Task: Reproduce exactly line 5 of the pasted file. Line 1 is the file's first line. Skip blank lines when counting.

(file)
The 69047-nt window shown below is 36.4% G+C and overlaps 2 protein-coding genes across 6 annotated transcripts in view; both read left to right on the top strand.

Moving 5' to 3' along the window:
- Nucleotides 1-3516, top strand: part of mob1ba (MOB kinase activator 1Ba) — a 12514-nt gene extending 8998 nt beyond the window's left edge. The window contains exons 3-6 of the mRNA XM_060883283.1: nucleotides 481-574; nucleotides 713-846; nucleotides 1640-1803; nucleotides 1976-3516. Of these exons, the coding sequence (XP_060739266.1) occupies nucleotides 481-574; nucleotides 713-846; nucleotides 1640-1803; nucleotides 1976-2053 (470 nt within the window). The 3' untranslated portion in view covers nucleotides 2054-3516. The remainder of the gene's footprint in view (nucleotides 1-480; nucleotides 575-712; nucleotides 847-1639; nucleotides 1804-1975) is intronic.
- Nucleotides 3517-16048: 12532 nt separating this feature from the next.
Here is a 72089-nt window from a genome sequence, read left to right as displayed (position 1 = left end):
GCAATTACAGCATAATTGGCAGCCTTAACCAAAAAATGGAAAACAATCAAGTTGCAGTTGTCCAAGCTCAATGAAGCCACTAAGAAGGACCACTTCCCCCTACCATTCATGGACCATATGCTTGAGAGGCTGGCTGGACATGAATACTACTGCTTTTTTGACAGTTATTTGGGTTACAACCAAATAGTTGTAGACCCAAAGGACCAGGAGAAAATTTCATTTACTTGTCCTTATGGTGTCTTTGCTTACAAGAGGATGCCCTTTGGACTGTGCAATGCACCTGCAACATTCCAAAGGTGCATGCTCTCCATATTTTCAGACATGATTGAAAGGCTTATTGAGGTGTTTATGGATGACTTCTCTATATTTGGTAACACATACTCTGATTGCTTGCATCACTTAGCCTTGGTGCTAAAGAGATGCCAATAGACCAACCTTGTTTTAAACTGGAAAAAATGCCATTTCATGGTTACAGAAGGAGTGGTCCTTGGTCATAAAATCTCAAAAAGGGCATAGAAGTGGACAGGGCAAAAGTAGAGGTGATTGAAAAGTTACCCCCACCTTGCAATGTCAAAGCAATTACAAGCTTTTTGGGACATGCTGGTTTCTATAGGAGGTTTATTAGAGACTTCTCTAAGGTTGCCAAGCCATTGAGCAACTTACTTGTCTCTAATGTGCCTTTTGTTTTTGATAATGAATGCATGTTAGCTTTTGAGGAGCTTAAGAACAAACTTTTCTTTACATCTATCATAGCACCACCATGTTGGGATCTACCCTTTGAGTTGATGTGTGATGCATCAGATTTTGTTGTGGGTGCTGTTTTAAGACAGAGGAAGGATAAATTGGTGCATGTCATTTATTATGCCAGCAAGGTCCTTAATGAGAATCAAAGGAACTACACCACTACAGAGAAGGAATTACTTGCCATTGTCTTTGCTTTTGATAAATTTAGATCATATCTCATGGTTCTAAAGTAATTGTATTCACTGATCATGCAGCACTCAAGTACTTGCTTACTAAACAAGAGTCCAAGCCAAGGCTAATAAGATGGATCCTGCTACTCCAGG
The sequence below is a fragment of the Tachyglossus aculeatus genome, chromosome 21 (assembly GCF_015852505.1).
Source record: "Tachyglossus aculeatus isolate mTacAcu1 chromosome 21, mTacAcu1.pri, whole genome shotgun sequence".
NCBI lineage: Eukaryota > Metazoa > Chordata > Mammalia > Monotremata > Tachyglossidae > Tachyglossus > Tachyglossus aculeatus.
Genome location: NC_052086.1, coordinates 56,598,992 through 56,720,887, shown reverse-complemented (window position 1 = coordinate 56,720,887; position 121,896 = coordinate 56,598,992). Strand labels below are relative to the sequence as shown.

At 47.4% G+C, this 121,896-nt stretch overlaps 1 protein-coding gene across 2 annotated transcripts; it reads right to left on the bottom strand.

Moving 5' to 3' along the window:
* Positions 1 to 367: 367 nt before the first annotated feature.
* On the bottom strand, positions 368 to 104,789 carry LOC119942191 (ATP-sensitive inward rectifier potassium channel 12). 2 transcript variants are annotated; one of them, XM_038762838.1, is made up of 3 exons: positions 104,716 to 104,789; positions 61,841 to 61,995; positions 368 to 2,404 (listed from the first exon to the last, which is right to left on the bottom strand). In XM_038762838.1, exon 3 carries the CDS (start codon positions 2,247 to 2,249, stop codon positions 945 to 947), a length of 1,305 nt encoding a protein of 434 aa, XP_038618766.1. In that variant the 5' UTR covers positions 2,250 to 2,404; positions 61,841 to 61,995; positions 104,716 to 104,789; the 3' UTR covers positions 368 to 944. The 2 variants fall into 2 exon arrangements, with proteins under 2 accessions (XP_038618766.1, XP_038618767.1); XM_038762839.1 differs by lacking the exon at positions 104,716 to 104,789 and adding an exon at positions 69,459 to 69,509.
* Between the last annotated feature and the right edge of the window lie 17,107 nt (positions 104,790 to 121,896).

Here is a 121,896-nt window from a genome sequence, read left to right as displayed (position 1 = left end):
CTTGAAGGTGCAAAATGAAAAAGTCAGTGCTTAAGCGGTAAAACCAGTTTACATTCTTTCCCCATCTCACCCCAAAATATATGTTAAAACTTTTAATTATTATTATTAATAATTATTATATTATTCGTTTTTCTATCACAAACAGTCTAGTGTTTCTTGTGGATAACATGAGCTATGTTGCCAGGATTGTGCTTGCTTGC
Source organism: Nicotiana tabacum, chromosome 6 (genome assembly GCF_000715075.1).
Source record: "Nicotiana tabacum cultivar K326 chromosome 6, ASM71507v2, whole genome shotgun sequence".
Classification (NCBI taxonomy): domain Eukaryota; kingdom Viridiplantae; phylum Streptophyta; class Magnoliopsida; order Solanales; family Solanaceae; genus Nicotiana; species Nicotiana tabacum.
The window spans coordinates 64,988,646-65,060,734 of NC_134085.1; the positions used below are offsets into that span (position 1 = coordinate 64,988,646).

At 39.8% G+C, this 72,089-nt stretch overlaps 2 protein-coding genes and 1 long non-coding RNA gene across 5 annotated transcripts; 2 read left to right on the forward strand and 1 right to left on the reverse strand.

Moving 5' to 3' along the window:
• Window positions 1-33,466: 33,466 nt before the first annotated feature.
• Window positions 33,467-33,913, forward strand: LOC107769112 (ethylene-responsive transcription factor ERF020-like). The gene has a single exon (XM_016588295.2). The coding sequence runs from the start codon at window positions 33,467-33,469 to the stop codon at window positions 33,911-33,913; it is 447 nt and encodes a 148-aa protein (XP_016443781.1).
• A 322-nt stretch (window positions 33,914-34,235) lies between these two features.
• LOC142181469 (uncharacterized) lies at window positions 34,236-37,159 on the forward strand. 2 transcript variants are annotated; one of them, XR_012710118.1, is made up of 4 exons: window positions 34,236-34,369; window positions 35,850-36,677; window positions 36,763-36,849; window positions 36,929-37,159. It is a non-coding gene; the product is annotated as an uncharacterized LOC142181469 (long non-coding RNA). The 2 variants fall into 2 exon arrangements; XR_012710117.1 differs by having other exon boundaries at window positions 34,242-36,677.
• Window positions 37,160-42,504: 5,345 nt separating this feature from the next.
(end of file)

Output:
Here is a 72089-nt window from a genome sequence, read left to right as displayed (position 1 = left end):